Let’s re-prioritize and re-balance our homes and our lives. Without a solid identity, a solid marriage or romantic partnership, without friends and a life and being valued as a person first, a woman-mother can’t be the example to her children for how to live a happy, fulfilled existence.

So: Let the kids struggle a bit with the regular glass. Teach the kids not to interrupt you when you’re on the phone. Make your children adhere to a sensible bedtime. Instill in your children a sense that they are part of a community, a household, a world – not that they are the driving center of it.

And they will grow up to respect you, others, and eventually themselves – and the world! – and you, likewise, will respect – and not dislike – your grown, adult children. If this doesn’t work: Send them off to France.

Women’s Work Revisited

June 30, 2008

A friend of mine wrote:

“It’s so incredible what women do.  I find it metaphorically resonant that a pregnant woman looks like she’s just sitting on the couch, but she’s actually exhausting herself constructing a human being.  The laborious process of growing a human is analogous to how women’s work is seen”  (Ani Difranco from May/June Mothering mag).

Add to this idea:  A woman who looks like she is just taking the kids for a walk, just nursing the baby, just giving her child a snack – is exhausting herself creating and nurturing human beings.  How important!

And also, I don’t think of myself as a poor-me feminist, but I do agree that women’s work (in all spheres/settings: factories, fields, offices, homes) is a giant engine that is quietly turning the world, just like a pregnant mama is quietly churning a babe. Isn’t this interesting?  Why are women so humble about their achievements?

So often I find myself talking down my mother-work, speaking about my being with my children – feeding, instructing, playing with, etc. – either by

a) Not even mentioning these things in conversation, because it would seem akin to brushing my teeth – as in, “What did you do today?” “Oh, I brushed my teeth.”

b) Prefacing with “I was only” as if these things aren’t enough – though nursing a baby, for instance, is exhausting and time-consuming and requires attention – I may multitask – but that’s me being crazy – if I didn’t walk the dog/clean/type/read/read aloud while nursing, I wouldn’t be lazy

A Taoist Approach to Parenting

June 25, 2008

Things get hard when I fight them.

I just want to get past them. I don’t want them to exist. I hate them.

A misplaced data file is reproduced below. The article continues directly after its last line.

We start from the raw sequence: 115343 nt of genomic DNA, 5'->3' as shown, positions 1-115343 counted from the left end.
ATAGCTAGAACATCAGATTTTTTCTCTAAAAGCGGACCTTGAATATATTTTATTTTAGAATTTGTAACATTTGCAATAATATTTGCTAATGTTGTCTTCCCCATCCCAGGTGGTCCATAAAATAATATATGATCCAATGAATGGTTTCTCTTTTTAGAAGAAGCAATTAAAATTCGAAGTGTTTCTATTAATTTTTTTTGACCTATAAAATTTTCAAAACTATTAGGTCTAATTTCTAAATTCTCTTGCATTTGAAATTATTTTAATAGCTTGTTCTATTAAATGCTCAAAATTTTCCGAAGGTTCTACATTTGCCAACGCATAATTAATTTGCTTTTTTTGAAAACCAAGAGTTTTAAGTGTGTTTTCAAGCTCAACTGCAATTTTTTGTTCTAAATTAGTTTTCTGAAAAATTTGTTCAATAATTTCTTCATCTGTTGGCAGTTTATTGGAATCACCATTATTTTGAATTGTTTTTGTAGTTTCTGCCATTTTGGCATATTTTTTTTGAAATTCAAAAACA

All of these approaches turn tasks into boulders, thick and heavy and impossible, as I try to shove them out of the way.

While this post sat here, I read this:

Eckhart Tolle, author of A New Earth, Awakening to Your Life’s Purpose, says that stress can be defined as wanting the present moment to be different than it is. Dr. Dr. David Simon, co-director of the Chopra Center for Wellbeing in Southern California, agrees. He says that stress is caused by anything getting in the way of our desires.

It’s especially hard, I find, when the Things in the Way are human beings – and when these human beings happen to be my beloved children.

Nothing gets me more frustrated than trying to get my two -year-old to do something she doesn’t want to do, like put her shoes on, pick up trash, eat, follow me up a hill – oh, it could be anything. We can’t tell if she is by nature a contrarian, or if it’s just her age (both her father and I tend to be stubbornly contrary, so if in her nature, would not be surprising) – but it is SO annoying. And it’s annoying because I face the tasks of Cleaning Up, Getting From Point A to B, Leaving the House, etc., – transition tasks – boring tasks – as themselves Pains in the Ass.

(Of course, I can hear that freaking Spoonful of Sugar whirring in the background, and it d o e s  n o t  h e l p.)

Fighting a toddler is like shoving your shoulder against a giant rock. It doesn’t work. It gets harder the more you push. I get angrier the harder it gets. I don’t want to have to work with her. I don’t want to have to –

– wait, who is sounding like a toddler now!!???

So, if taking a Taoist/Buddhist approach to these tasks that I am currently fighting so much, I think the antidote is the following:

1) Stop trying, pushing, forcing. If I think about it, toddler tends to willingly join in when I am going about my business. It may be that I need to let her join in – and let her opt out, and not stress about whether or not she is ‘doing her duty’ and if I’m ‘tough enough.’ It may also be that the alternatives to her cooperating will have to involve me waiting – doing something on my own, perhaps, but waiting.

As in, “You need to pick up your trash. I am going to go write on the computer. When you have picked up your trash, we can eat cookies and play games together.” If she dawdles, instead of yelling/steaming/boiling/pickling with frustration, I will happily be writing – and maybe she’ll do it. I mean, it may take time, but… fighting her does nothing.

2) Slow down, breathe. In order to do this, I need, for right now, to throw schedules and being on time out the window. Not always practical, but it will have to do for now. Build in extra time for everything. Go slowly. Take my time.

3) Give up the expectation and desire for total control. This may sound an awful parenting strategy, but I don’t mean it like I’m going to stop discipline or expectations. I mean that, I am not living alone. I live with a partner and an animal and children, and I can’t control them all the time. I can’t do things at my own pace. I can’t do things at will. Neither can they. It’s like driving in traffic. Everyone has to compromise and follow some agreed-upon rules so that we don’t crash into each other while doing our own thing.

Actually, the Tao te Ching makes an interesting parenting manual. I must revisit…

Bearing without possessing,
Nurturing without taming,
Shaping without forcing,
This is harmony.